And Old Monk is one of the few spirits which is preffered by expat Indians the world over. A dear friend who handles the import/distribution logistics for Johnnie Walker in the UAE drinks only Old Monk.

I fry by the heat of my pans. ~ Suresh Hinduja

http://www.gourmetindia.com

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I know you like some goa ports

That's calumny! What I think I meant when - if! - I ever said that was that as ports they are a disaster, but as alcoholic cough syrups they aren't bad, and I've always quite liked cough syrups (maybe that nice dopey Benadryl feeling has something to do with it). Vinicola, which sells these 'ports' most aggresively, got it about right with its name - its really a not that soft drink of some kind. I have also, just once, has a relatively decent port at the house of a Goan friend. I think the name was Tres Irmaos, or something like that, and she said it was the one port that Goans felt was a cut above the rest.

Vikram

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i've sometimes wondered about this from the other side of the coin--what sort of indian food goes well with cocktails?

very generally, i find myself preferring to shy away from large portions, dairy, rice and dals; i gravitate toward smaller portions, spices, meats, fried food and breads.

with the latter sort of fare, imo, beer tends to lose its edge over cocktails.

i follow vikram that cachaca is brilliant with some kinds of indian food (and anyone in n. america making a caipiranha in this light--take the time to find key limes if you can!).

but i hesitate to limit myself to one choice of base libation. given the right treatment, rums, tequilas, vodkas and gins all have their shining strengths with some kinds of indian foods. i'm not sure about various whiskies, though....

another thought that comes to mind is that cocktails are often--at least as much--about the mixer as the base. fruit and vegetable juices, sodas, syrups: all seriously impact the nature of the cocktail. so--

what sort of mixers (guavas, tomatoes, pineapples, mangoes (!), chilis, sodas, citrus) go with indian food? and what sort of indian food goes with these sort (fruit juices, etc.) of mixers?

well, blabbity blab blab. blame toucano brand cachaca.

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Litchi juice daiquiri.

i add a tiny pinch of cinnamon to lychee juice and shake with vodka etc.

Green chilli infused vodka with lime juice and syrup.

do almost the same thing with soda, garnished with a split chilli.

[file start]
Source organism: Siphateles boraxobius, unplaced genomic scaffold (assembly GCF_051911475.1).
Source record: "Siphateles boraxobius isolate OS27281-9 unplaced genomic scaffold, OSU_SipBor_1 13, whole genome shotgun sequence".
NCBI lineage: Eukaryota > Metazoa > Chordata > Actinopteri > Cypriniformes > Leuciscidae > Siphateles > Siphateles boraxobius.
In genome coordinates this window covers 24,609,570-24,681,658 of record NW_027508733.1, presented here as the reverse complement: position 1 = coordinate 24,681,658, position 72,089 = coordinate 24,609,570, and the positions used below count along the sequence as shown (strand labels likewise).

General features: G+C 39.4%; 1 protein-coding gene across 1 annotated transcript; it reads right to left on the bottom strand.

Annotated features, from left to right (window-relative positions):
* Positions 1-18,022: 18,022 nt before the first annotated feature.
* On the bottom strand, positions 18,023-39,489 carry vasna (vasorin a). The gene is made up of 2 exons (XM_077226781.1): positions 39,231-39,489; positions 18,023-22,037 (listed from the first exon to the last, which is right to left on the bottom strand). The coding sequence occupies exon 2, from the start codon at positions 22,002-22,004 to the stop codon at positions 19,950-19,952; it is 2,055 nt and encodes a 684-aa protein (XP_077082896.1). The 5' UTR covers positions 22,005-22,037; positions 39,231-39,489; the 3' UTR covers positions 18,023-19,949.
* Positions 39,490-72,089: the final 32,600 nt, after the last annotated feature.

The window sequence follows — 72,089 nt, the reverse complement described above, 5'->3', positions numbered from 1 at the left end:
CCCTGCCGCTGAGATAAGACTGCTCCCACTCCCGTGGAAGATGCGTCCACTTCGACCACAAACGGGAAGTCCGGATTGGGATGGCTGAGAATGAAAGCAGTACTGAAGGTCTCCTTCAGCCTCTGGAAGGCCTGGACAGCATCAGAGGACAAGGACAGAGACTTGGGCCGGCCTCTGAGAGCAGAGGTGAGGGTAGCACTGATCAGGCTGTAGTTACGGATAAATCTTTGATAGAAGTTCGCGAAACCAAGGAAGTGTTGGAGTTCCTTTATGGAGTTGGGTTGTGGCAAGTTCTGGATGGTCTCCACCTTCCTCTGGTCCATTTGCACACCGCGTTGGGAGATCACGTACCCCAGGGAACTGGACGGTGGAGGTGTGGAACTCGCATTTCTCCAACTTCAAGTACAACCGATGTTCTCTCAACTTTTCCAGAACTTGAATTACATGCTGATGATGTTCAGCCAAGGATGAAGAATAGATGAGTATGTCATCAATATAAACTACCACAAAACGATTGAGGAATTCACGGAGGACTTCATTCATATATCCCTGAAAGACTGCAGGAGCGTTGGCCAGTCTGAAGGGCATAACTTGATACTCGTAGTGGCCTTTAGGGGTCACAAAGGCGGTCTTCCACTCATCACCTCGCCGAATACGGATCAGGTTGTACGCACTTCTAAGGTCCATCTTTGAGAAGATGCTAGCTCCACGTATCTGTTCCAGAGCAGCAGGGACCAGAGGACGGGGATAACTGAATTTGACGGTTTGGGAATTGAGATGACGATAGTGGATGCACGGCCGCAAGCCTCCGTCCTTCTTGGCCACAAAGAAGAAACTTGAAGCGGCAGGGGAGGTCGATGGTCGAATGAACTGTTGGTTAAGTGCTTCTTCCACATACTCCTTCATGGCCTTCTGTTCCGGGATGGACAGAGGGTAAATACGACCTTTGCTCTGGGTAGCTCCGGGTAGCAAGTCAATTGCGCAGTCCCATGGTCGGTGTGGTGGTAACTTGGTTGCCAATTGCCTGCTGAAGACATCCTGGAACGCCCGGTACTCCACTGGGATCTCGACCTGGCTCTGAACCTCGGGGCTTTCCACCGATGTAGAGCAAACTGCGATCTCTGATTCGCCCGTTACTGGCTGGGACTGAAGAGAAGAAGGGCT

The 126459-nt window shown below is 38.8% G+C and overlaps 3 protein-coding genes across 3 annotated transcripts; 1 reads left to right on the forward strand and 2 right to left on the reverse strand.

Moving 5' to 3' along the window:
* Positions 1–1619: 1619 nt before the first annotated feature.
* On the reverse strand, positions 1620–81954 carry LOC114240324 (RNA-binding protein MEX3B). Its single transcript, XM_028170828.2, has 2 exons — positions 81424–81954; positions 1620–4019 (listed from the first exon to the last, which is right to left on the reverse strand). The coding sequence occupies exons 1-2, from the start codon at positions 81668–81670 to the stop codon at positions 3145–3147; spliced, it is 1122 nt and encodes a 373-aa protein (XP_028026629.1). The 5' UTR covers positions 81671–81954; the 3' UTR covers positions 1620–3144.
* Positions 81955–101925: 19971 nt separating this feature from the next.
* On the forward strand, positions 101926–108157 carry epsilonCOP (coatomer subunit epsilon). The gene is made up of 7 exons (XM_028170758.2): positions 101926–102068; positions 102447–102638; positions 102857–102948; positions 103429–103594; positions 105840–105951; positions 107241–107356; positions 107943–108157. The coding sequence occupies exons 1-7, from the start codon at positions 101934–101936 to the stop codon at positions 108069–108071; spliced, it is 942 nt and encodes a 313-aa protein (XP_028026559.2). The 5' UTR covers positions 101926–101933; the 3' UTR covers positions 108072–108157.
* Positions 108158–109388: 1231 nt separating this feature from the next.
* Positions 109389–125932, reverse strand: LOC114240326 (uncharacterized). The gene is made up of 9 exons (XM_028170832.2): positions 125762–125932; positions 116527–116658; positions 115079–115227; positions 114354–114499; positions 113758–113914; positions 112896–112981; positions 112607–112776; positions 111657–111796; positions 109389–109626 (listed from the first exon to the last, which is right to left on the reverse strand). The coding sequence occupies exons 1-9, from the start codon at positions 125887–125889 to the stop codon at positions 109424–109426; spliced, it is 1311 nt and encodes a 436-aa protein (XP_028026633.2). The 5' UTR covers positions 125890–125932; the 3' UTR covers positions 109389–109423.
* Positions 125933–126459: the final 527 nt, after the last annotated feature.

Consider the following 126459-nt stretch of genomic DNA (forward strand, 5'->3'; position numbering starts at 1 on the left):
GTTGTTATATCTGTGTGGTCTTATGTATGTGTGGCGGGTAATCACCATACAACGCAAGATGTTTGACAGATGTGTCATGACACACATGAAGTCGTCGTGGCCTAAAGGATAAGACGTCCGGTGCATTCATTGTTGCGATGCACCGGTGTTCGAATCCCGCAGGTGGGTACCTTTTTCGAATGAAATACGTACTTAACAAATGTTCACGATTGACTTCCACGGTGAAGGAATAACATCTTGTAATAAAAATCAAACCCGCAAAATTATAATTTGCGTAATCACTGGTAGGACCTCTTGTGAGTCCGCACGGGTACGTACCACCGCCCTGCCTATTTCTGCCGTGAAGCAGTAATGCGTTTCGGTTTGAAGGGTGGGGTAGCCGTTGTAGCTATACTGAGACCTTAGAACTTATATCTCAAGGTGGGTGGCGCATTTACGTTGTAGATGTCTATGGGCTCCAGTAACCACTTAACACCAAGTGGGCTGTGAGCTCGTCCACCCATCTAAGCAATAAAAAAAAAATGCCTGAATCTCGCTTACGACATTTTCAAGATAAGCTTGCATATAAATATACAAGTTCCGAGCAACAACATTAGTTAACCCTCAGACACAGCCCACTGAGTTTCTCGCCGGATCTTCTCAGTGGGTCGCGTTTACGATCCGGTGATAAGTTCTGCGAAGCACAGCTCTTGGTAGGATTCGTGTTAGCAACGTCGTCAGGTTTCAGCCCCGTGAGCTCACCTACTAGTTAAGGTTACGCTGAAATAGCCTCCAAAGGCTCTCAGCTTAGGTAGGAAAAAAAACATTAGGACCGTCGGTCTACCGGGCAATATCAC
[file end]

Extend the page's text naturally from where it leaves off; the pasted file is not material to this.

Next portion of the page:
:wub::wub:

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My own suggestion though for the best cocktail to go with Indian food is something that has next to no links with India, but at least came from a similar climate: Brazilian caiprinhas. I don't think this is just my own love for them speaking. They are basically just a (very) alcoholic version of the nimbu-pani (for the non-desis, a sweetened lime juice with water drink) that we're all familiar with.

There is unfortunately one big problem: from where does one get the cachaça, the white cane spirit that's used for this (and no its not the same as rum, and for reasons why I think there are some threads in the Beverages forum). I have been moaning and asking the question for ages, why on earth is it that we don't have cachaça considering that India produces such vast amounts of sugar cane and that all Indian made alcohol is made from the molasses produced from it.

That's funny, that was the exact suggestion I was going to make when I read the title of this thread!

Before it got popular on the East coast in the US, I used a combination of white rum and white tequila to approximate the Cachaca. Actually, I think white tequila on its own tastes pretty damn close...the rum was merely an attempt to cut the alcohol level and avoid a hangover.

It goes so well with any type of highly spiced food, so it can cover a lot of cuisines. It is definitely the aperatif of choice in our household.

Edited by Behemoth (log)
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it's not a cocktail really, but a Benedictine after Indian food picks up and mellows out the spices. i think some of the aromatics used in Benedictine are the same as some curry spices.

"The cure for anything is salt water: sweat, tears, or the ocean."

--Isak Dinesen

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  • 5 weeks later...

Food shood maalum nahi.....

This is what I had yesterday sitting at the edge of my backyard with just a splash of rainfall:

i10590.jpg

Rain Killer :rolleyes:

45 ml White Rum

45 ml Dark Rum

10 ml Honey

15 ml Fresh Lime juice

120 ml Orange juice

Blend the rums with ice, honey & fresh lime. Pour into a straight tall glass & top with Orange juice.

I fry by the heat of my pans. ~ Suresh Hinduja

http://www.gourmetindia.com